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Many work in unsafe conditions for low pay
By Asyl Osmonaliyeva
BISHKEK – September 27, 2009, dawned like any other day for Akylbek Rayimov. But fate betrayed him.
“In the morning, I took the metro to the Business Centre in Moscow, where our construction site was located. Then I changed and started to work.”
Rayimov was digging in the foundation of a future apartment building. “All I remember is a heavy shove. I fell on my back and then fainted,” Rayimov said.
“When I came to, my knees hurt badly and other workers ... told me I had been crushed by a landslide. ... The doctor later said I would be disabled for life.”
Rayimov returned to Kyrgyzstan penniless and has since lived with his wife and 5-year-old son on his parents’ pension.
“I had nobody to sue (in Moscow) – I was a second-class person there,” he said. Rayimov is one of many Kyrgyzstan labour migrants who feel economically compelled to take unsafe jobs in Russia and Kazakhstan.
The April and June unrest in Kyrgyzstan increased the migrant worker outflow by 25% compared to last year, when 350,000 to 800,000 Kyrgyz worked in Russia and about 100,000 in Kazakhstan, according to the Ministry of Labour, Employment and Migration.
The largest outflow of labour migrants has been from the country’s southern regions. But even before the unrest, the south was the biggest source of migrant Kyrgyz labour, according to the 2009 OSCE survey “Impact of the Global Financial Crisis on Labour Migration from Kyrgyzstan to Russia.”
“Migrants find it very difficult to survive in Russia, let alone in European countries,” former Migration and Employment Deputy Minister Melis Dzhunushaliyev said. “In many cases, it is a matter of sheer survival.”
Migrants, especially day labourers, earn much less in Kazakhstan and Russia than the two countries’ citizens do, he said. But Kyrgyz nevertheless go there in search of a better life.
“Their hopes seldom come true,” said Fatakh Temirkunov, former migration department head at the ministry. They rent rooms and cram 30 to 40 people in them, he said.
“Many Kyrgyz go abroad in search of better opportunities because they do have no faith in domestic stability,” said former interim Vice-Premier Omurbek Tekebayev. “We understand them and must do whatever we can to help them return home.”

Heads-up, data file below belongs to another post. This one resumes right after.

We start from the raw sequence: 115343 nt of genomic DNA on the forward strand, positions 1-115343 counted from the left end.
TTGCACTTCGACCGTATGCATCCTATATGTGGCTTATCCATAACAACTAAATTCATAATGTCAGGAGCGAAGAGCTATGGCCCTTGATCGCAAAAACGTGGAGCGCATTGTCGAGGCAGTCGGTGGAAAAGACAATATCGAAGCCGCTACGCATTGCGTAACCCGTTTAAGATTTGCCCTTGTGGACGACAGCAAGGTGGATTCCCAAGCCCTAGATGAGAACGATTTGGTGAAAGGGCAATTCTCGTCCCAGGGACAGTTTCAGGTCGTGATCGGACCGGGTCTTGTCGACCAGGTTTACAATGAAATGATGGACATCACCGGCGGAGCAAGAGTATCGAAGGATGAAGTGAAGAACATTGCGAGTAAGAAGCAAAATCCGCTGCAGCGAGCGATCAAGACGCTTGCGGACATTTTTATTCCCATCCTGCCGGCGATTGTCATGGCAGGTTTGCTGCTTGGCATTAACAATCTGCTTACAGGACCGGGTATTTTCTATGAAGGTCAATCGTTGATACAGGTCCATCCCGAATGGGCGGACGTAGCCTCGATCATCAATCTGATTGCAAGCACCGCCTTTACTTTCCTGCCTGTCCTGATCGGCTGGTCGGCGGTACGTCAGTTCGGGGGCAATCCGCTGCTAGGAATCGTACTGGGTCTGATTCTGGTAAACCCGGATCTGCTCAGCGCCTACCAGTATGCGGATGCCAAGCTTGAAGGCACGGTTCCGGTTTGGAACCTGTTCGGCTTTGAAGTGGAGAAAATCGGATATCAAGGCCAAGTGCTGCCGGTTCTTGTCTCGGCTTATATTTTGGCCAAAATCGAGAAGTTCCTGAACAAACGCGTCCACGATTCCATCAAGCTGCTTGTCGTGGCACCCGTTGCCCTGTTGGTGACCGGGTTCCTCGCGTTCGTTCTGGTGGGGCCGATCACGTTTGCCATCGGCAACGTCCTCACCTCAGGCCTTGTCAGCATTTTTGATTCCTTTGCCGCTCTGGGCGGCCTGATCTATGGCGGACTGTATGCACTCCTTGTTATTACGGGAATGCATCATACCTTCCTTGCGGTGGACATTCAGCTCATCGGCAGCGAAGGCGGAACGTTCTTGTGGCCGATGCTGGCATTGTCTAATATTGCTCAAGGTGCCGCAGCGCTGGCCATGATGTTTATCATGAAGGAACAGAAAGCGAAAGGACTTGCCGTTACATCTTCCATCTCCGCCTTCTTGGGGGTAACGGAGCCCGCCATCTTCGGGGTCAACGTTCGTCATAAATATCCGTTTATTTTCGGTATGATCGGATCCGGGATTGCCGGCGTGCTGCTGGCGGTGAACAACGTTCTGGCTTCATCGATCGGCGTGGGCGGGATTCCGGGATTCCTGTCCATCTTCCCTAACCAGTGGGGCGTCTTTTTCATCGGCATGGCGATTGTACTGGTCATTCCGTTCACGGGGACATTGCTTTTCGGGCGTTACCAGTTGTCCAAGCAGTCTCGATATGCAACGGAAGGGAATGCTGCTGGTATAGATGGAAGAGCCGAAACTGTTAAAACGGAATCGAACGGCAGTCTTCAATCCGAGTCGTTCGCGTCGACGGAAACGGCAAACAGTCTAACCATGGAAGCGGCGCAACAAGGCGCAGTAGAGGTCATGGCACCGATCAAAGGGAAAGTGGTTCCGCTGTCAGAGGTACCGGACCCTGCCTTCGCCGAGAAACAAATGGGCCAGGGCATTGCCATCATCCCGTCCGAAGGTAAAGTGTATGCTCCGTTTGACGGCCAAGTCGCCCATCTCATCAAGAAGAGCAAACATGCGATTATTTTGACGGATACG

Zayir, 28, of Bishkek, who has already experienced the hardships of labour migration, is planning to seek a job in Russia again.
“When I was a construction worker in Moscow, I lived with my compatriots in trailers right on the construction site. We had to work hard. ... We were ready to work under any conditions.”
Employers always try to pinch pennies on safety measures, Zayir said.
“People sometimes work without safety belts and fall from great heights or get injured working with faulty electrical tools – and employers are never held liable,” he said.
“Moreover ... we get fleeced by employers and police officers,” Zayir said. “The employers pay us less than they promised, and policemen carry out raids that always end in us paying them money – and this at a time when we even skimp on meals to send back home as much as we can.”
He also pointed to another threat – skinheads.
As many as 10 Kyrgyzstan migrants were murdered in Russia in 2009 because of their ethnicity, according to Moscow’s Sova Anti-Racist Centre.
Kyrgyz Ambassador to Russia Raikul Attokurov even met with a skinhead leader in Moscow last year, but neither side disclosed the content of their talks. Like many others, Zayir sees labour migration as the only way to survive.
“Prices for food and merchandise keep rising and our children are growing up, so we have to earn more and more to support them,” he said.
He and his family rent a room outside Bishkek. He dreams of buying land in town and building a house of his own. The capital has some job openings, but if you don't own your home, all your money goes to rent, he said, adding that work in the countryside is scant.
The children will miss their father greatly when he leaves for Moscow, his wife said.
“The younger son spends a few days in bed with a temperature each time Zayir goes to work abroad.”
“I wouldn’t look at labour migration as a problem,” said Nurdin Tynayev, head of the Centre for the Employment Abroad of Kyrgyz Citizens.
“It isn’t a problem – it’s a fact of life. ... This process should be wisely managed to make sure our migrants are not deprived, their rights are duly observed and their stay in other countries is fully legal.”
“Violations of migrant workers’ rights are a problem for two states and each individual concerned,” Dzhunushaliyev said. “The rules of fair play need to be established and observed.”
Aibek Karabayev contributed to this report